Queensland Audit Office.
The 2022 budget anticipates that general government sector revenue will grow by an average of 3.9 per cent each year over the 4 years to 2024–25.
Australian Government grant funding increased
Each year, the Queensland Government receives GST funding from the Australian Government as a grant. Between the 2017–18 and 2019–20 financial years, the amount of GST funding Queensland received decreased by $2.4 billion. The decrease was due to:
- the Australian Government collecting less GST
- Queensland’s allocated share of the GST pool decreasing.
However, this year, GST funding increased by $2.7 billion to $15.4 billion, despite the 2021 budget forecasting GST revenue to decline further. The increase was due to the Australian Government collecting more GST revenue as the national economy recovered from the initial impact of COVID-19.
The 2022 budget forecasts GST revenue grants to continue increasing over the next 4 years, to $18 billion in 2024–25. The increase in the national GST pool along with an increase in Queensland’s allocated share of the GST pool are the key drivers of this forecasted increase.
Other grant revenue from the Australian Government also increased this year by approximately $2.7 billion. This included amounts provided to support responses to COVID-19 and to fund infrastructure projects.
The 2022 budget forecasts other Australian Government grants to increase over the next 4 years, to $15.2 billion in 2024–25. This is subject to the renewal or replacement of national partnership agreements due to expire on 30 June 2022.
Royalties continued to decrease
The Queensland Government earns royalties from the extraction of coal, metals, petroleum and gas, and other minerals. Royalties decreased by almost $2 billion in 2020–21, largely because of decreases in the volume and price of coal exports, with COVID-19 driving weaker global demand for coal. This was the second consecutive year in which royalty revenue decreased.
The 2022 budget forecasts royalties and land rents to increase in 2021–22, reflecting the expected improvement in global economic conditions. The 2022 budget update released in December 2021 identifies that since the budget, coal prices reached historic highs due to global supply issues. Coal prices are expected to return to more normal levels in the second half of the year. As a result, royalty revenue in 2021–22 is expected to be almost $3 billion higher than the 2022 budget estimate.
The 2022 budget update identifies that the government intends to invest $2.5 billion from the additional royalty revenue collected in the long-term investments held by Queensland Treasury Corporation on behalf of the state. This is to offset potential reductions to Queensland’s future GST grant revenue allocation under equalisation principles developed by the Commonwealth Grants Commission.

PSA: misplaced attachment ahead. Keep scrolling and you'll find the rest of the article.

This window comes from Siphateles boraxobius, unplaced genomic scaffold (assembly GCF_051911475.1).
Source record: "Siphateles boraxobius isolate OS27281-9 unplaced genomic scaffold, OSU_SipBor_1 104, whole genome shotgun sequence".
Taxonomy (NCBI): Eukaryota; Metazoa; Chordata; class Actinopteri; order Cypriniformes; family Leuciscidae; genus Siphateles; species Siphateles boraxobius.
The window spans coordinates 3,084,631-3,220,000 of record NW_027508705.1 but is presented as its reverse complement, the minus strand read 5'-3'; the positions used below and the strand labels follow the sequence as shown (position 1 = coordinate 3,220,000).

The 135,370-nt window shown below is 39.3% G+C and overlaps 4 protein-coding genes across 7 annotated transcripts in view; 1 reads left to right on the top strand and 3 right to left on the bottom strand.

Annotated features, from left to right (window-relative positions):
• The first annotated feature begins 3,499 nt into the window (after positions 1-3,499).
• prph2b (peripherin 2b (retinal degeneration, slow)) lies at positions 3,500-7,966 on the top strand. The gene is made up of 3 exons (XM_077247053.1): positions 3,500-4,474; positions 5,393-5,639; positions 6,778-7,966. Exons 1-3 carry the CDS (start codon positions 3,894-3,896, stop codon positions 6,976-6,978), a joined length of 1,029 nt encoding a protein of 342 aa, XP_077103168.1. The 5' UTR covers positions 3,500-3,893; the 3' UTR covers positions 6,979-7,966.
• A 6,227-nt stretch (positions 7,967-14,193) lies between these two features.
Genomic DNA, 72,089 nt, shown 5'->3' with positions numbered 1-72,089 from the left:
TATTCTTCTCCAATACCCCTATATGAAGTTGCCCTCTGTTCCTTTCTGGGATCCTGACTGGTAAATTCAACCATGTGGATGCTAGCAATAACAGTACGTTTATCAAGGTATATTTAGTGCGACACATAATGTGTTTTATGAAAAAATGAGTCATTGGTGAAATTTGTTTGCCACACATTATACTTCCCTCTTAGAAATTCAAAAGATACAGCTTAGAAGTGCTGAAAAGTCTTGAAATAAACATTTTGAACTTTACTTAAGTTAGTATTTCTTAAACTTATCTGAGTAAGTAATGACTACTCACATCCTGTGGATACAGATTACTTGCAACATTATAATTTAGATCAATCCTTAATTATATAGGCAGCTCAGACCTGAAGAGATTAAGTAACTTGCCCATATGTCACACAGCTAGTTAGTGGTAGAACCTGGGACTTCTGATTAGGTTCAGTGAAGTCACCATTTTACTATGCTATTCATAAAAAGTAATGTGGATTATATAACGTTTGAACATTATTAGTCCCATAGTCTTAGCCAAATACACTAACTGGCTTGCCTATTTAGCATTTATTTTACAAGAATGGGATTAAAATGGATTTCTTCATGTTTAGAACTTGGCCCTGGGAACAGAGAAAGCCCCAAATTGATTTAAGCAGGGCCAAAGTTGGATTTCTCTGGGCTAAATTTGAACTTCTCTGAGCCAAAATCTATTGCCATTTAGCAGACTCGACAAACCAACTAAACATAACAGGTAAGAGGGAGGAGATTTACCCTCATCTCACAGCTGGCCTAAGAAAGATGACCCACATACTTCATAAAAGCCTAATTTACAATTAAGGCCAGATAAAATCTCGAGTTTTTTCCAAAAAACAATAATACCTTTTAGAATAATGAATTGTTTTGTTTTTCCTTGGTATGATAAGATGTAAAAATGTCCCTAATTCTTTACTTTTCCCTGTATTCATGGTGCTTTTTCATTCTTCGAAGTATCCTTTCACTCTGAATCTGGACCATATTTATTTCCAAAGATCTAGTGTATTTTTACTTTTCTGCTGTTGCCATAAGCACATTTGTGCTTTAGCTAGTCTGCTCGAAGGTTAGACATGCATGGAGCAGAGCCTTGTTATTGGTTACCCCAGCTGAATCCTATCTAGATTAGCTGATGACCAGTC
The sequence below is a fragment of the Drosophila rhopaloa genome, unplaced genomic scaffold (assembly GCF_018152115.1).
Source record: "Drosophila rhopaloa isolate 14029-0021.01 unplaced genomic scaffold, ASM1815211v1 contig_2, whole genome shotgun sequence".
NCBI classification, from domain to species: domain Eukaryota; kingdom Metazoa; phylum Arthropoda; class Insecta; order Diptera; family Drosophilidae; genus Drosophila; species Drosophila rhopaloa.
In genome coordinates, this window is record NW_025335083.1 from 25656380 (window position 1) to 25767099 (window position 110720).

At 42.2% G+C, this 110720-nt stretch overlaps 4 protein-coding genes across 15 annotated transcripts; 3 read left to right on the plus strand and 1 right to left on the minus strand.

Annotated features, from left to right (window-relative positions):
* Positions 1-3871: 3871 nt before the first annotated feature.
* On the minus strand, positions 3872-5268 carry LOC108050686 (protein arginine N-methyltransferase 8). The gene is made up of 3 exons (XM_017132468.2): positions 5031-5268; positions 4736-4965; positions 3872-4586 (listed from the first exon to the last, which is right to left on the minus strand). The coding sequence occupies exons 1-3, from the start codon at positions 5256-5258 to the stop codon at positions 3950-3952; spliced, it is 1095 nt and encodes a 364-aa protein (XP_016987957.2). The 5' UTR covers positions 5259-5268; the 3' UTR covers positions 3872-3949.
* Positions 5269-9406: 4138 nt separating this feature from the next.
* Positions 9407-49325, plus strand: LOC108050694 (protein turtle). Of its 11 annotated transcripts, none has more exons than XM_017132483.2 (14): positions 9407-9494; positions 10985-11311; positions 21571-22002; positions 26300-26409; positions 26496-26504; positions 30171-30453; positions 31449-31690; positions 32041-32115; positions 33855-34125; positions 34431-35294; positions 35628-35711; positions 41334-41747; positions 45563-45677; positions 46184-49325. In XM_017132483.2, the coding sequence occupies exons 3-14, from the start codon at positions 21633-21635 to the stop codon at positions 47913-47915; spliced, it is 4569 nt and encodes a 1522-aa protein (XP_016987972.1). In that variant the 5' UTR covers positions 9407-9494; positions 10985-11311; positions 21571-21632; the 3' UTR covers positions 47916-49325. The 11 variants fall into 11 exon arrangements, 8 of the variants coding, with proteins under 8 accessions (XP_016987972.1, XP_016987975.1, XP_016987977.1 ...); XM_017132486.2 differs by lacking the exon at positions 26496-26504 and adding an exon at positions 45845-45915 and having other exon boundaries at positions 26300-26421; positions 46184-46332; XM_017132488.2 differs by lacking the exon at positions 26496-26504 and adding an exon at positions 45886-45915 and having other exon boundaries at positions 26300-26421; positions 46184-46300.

Taxation revenue is increasing
Taxation revenue increased by over $1.6 billion in 2020–21. This was mainly driven by increases in:
- transfer duty (a tax on the transfer of Queensland land or business assets), due to increased activity in the residential property market
- gaming taxes and levies, because many venues were closed in the previous year due to COVID-19.
The 2022 budget has forecast average growth of 3.6 per cent per annum in taxation revenue across the next 4 years. This is primarily driven by continued strength in transfer duty and a rebound in payroll tax as employment and business conditions improve.
Other state revenue remained steady
Revenue from the sale of goods and services provided by the Queensland Government increased marginally by $75 million in 2020–21. However, it received less revenue from the sale of electricity due to lower electricity prices in 2020–21. Further analysis of electricity prices is available in our report, Energy 2021 (Report 7: 2021–22).
The lower revenue from electricity sales also resulted in the state’s government owned corporations paying $600 million less in dividends and income tax equivalents to the state this financial year.
Constraining government expenditure
Total expenses remained relatively stable in 2020–21, decreasing by $400 million to $75.6 billion. While employee expenses increased by $842 million, other operating expenses (for example, costs of supplies and services and expenses arising from legal action and other compensation claims against the government) decreased by $1.1 billion.
The decrease in other operating expenses largely reflects amounts provided for in 2019–20 arising from historical physical and sexual child abuse claims and other litigation costs.
The increase in employee expenses is significantly lower than that experienced in recent years. It primarily reflects a marginal increase in workforce requirements to meet the ongoing demand for frontline health services and to cater for school enrolment growth, as outlined in the 2022 budget. In 2020–21, the government deferred scheduled increases in general government sector wages into the 2021–22 and 2022–23 financial years. The deferral of these wage increases is expected to see employee expenses increase by 4.5 per cent in 2021–22 and 4.1 per cent in 2022–23.